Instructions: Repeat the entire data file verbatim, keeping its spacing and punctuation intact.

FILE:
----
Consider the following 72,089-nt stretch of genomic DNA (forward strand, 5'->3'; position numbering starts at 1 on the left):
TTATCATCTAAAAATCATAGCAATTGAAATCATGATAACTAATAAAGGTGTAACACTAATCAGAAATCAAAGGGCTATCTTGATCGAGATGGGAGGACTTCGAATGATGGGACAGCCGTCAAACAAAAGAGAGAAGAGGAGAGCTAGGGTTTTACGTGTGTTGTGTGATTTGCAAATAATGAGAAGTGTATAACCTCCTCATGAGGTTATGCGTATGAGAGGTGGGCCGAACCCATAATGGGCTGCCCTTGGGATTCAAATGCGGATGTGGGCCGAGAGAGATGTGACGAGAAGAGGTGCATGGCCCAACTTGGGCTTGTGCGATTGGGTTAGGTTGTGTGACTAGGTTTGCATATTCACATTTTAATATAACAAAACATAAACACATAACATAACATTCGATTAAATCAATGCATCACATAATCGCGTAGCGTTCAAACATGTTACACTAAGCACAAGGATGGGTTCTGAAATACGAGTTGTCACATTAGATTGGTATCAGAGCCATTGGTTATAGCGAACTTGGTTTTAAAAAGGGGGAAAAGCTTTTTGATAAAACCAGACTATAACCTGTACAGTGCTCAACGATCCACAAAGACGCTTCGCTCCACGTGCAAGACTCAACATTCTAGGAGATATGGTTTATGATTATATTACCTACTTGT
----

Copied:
Consider the following 72,089-nt stretch of genomic DNA (forward strand, 5'->3'; position numbering starts at 1 on the left):
TTATCATCTAAAAATCATAGCAATTGAAATCATGATAACTAATAAAGGTGTAACACTAATCAGAAATCAAAGGGCTATCTTGATCGAGATGGGAGGACTTCGAATGATGGGACAGCCGTCAAACAAAAGAGAGAAGAGGAGAGCTAGGGTTTTACGTGTGTTGTGTGATTTGCAAATAATGAGAAGTGTATAACCTCCTCATGAGGTTATGCGTATGAGAGGTGGGCCGAACCCATAATGGGCTGCCCTTGGGATTCAAATGCGGATGTGGGCCGAGAGAGATGTGACGAGAAGAGGTGCATGGCCCAACTTGGGCTTGTGCGATTGGGTTAGGTTGTGTGACTAGGTTTGCATATTCACATTTTAATATAACAAAACATAAACACATAACATAACATTCGATTAAATCAATGCATCACATAATCGCGTAGCGTTCAAACATGTTACACTAAGCACAAGGATGGGTTCTGAAATACGAGTTGTCACATTAGATTGGTATCAGAGCCATTGGTTATAGCGAACTTGGTTTTAAAAAGGGGGAAAAGCTTTTTGATAAAACCAGACTATAACCTGTACAGTGCTCAACGATCCACAAAGACGCTTCGCTCCACGTGCAAGACTCAACATTCTAGGAGATATGGTTTATGATTATATTACCTACTTGT